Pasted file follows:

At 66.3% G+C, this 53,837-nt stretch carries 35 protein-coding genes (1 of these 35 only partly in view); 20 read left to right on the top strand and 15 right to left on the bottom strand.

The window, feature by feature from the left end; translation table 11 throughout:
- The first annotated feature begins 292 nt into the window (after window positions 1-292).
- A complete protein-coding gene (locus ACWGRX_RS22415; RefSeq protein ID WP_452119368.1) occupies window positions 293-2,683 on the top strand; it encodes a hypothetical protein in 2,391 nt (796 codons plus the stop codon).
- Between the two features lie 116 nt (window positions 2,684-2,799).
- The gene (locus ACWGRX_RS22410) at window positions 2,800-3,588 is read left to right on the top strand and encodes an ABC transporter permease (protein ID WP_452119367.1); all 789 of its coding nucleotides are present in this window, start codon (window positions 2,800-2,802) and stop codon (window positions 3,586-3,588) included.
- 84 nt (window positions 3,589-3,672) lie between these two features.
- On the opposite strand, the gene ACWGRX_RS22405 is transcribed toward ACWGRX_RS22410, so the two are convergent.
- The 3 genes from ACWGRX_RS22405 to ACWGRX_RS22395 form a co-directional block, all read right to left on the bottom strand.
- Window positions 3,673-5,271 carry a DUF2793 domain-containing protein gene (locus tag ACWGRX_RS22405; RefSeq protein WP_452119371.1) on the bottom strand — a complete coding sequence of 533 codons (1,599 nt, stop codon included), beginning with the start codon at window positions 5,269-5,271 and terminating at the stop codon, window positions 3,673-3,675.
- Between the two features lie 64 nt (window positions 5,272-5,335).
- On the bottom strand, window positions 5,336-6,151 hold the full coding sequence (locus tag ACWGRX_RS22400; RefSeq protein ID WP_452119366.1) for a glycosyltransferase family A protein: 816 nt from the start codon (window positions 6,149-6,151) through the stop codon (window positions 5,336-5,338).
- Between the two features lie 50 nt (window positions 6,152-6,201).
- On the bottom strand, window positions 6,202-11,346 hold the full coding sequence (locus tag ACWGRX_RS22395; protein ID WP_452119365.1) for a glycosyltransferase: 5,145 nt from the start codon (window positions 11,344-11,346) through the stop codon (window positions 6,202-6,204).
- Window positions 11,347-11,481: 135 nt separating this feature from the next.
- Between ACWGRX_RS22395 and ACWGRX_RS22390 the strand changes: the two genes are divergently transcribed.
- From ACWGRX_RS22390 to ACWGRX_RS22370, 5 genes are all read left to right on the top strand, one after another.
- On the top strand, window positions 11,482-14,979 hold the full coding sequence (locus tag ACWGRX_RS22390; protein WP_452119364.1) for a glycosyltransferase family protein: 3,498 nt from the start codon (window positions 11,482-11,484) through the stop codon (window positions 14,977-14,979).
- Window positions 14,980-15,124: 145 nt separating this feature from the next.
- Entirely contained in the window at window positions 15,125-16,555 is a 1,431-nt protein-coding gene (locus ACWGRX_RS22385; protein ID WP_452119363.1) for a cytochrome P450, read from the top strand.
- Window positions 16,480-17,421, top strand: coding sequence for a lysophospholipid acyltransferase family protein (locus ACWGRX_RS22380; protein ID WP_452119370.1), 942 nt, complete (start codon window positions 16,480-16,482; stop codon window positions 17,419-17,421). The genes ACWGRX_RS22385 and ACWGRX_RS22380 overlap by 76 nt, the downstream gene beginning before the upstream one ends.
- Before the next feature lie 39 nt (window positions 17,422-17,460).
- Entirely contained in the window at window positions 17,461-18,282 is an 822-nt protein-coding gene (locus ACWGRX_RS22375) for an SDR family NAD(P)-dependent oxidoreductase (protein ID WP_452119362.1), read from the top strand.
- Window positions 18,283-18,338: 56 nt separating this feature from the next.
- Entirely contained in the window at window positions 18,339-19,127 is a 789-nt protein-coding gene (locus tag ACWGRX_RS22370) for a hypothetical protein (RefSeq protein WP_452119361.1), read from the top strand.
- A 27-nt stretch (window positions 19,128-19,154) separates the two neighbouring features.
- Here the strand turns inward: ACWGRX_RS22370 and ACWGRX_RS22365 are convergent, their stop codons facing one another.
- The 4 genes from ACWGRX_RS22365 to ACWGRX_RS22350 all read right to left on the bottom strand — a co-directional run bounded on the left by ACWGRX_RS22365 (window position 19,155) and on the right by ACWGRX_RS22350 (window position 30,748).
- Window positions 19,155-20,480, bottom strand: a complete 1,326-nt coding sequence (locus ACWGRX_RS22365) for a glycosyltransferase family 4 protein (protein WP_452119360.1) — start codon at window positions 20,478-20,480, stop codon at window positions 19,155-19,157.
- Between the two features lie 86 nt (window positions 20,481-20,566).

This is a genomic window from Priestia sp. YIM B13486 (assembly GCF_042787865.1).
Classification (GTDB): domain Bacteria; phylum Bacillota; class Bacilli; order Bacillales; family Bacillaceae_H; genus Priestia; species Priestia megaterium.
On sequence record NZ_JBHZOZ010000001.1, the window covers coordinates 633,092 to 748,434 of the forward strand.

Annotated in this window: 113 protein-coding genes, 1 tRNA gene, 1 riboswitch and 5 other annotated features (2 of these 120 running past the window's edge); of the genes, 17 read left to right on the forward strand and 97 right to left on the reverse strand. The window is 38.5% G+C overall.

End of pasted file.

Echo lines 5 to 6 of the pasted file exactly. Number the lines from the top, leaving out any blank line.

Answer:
- Between the two features lie 116 nt (window positions 2,684-2,799).
- The gene (locus ACWGRX_RS22410) at window positions 2,800-3,588 is read left to right on the top strand and encodes an ABC transporter permease (protein ID WP_452119367.1); all 789 of its coding nucleotides are present in this window, start codon (window positions 2,800-2,802) and stop codon (window positions 3,586-3,588) included.